10/06/2014 03:45 pm ET Updated Dec 06, 2017

Lights Go on Part XXIII: Step by Step

"I want it all now!"

How many times have I said this to myself?

Too many to count.

How often have I gotten what I wanted by saying this?

Almost never.

Thank goodness.

There is however, a phrase that has predictably followed those few occurrences in which this wish has been granted.

"Is that all there is?"

You've felt this, right?

I appreciate that at some point I realized that the pleasure of my passions lasts longer when I follow the good advice that my man Æsop shared with us twenty six hundred years ago through his Fable:


"Slow and steady wins the race."

(Probably not in the Kentucky Derby, but you get my gist.)

My passions have been vital to me since I can remember.

My top three?




People are the cake.

Story is the frosting.

Music provides the candles.

(Your results may vary)

Few of the enduring pleasures I have derived from these passions were granted to my senses because I asked.

They surfaced as I developed sufficient awareness to value the joy they bring.

Case in point.

At five I wasn't a fan of Wagner, in fact, I didn't know who he was, but I did love the principle melody of his overture to Rienzi.

It gave me goose bumps.

At the time I had no idea that this melody was from his opera, Rienzi, and although I may have been told this, I was not ready to hear that part.

The melody was enough.

Several years and many steps later, when I was at university, the entire overture began to give me goose bumps.

The overture had always been there.

I had simply heard what I was ready to absorb during that period of my development.

I love this feature of life.

Many incidents have thrilled me at first, but then I either moved on, outgrew them, or they become ordinary and slipped back into my unconscious.

Some experiences have remained thrilling throughout, losing none of their pleasure or urgency.

My top three?




When I first kissed Jeanie Martin,
walking her home from school in second grade,
I thought my heart would explode.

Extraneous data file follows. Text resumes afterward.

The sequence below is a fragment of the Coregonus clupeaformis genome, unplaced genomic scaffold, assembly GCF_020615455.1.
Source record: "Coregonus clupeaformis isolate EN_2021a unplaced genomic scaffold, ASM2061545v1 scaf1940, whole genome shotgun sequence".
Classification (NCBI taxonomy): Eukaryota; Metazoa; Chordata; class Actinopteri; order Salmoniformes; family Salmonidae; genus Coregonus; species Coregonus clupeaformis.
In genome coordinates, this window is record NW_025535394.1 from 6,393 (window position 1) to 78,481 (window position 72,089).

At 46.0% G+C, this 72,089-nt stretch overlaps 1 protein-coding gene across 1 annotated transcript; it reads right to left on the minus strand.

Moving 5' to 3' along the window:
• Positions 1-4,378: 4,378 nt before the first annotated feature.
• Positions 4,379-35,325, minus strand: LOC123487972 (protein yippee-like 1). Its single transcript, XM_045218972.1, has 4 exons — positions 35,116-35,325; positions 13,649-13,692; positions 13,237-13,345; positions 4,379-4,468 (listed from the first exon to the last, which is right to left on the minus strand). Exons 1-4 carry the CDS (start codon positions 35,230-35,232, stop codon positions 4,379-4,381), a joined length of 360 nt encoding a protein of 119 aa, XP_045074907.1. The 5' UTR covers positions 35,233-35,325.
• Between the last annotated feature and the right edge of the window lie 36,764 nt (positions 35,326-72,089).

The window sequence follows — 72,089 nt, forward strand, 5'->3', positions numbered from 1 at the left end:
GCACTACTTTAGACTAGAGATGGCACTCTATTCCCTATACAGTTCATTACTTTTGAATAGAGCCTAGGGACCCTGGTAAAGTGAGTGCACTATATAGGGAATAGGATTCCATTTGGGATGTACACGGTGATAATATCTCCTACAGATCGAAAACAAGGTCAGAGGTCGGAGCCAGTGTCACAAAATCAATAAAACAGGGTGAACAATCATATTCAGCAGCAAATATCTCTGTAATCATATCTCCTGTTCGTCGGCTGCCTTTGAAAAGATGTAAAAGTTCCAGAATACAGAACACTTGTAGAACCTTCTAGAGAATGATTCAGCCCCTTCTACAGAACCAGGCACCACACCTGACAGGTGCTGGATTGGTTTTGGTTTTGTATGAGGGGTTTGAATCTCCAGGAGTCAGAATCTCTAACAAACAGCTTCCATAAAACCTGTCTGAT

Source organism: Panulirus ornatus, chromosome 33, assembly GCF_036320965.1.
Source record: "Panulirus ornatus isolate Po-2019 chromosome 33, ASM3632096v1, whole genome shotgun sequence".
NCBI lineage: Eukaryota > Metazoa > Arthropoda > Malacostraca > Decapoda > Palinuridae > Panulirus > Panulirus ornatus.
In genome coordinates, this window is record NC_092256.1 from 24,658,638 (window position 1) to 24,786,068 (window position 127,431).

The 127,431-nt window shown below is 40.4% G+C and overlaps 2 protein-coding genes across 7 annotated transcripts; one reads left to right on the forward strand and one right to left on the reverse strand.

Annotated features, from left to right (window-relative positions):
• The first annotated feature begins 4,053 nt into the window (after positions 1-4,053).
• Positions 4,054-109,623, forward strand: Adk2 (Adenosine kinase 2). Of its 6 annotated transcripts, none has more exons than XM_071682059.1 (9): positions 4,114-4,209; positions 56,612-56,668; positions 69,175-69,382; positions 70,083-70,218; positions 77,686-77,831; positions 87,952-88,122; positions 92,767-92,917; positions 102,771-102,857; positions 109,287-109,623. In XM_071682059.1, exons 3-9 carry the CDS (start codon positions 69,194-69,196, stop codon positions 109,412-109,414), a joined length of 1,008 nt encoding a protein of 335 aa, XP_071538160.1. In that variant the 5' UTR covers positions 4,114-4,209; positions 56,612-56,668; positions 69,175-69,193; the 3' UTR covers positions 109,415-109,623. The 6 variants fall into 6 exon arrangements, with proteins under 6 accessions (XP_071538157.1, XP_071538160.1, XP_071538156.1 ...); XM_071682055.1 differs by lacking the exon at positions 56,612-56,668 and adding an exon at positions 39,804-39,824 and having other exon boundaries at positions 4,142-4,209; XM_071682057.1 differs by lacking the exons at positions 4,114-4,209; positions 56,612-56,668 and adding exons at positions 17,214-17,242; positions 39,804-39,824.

In love, this happens to me often.

Both in romantic love as well as my love for the arts.

I adore the arts because, like a beautiful romance,
becoming ordinary is not a possibility.

With each step I meet with expanded feelings, enjoyment, and understanding.

In that moment of newly discovered awareness,
I experience that exploding level.

And yet, I still revel within that same ecstatic sensation
every time I hear that melody from Rienze.

For me, love knows no time.

Would you agree that love and the arts are a bottomless well
of pleasure, passion and sensual discovery?

The nectar of the gods.

The word sublime just bubbled up.

I am grateful that my grasp of what I now experience
did not occur in the second grade.

I am thankful that my heart has doled out these breathtaking moments as my awareness was prepared to fully relish their boundless value.

Have I always enjoyed this journey?


There have been many periods in which dissatisfaction existed in greater measure than fulfillment.

(The 'I want it now' syndrome)

Then one day Fate rang my doorbell,
delivering a parcel of wisdom.

So glad I was home.

It came with instructions.

"Savoring is most often a choice made after realizing that not relishing your life delivers the opposite sensation than that which you crave."

And there was a bonus hidden within that parcel.

Worth the rummaging.

(I love it when I find a precious surprise among the wrappings)

This unexpected gift has provided me with the delightful state of being unaware of the steps I take each day.

These steps are no longer a chore for me because
I have quit counting.

I have ceased looking into the future and believing the lie that: Someday, when I get 'there', when I have 'that', when I have accomplished 'this', I shall be fulfilled.

I'm satisfied now.

Tomorrow, most likely more so.

Step by step.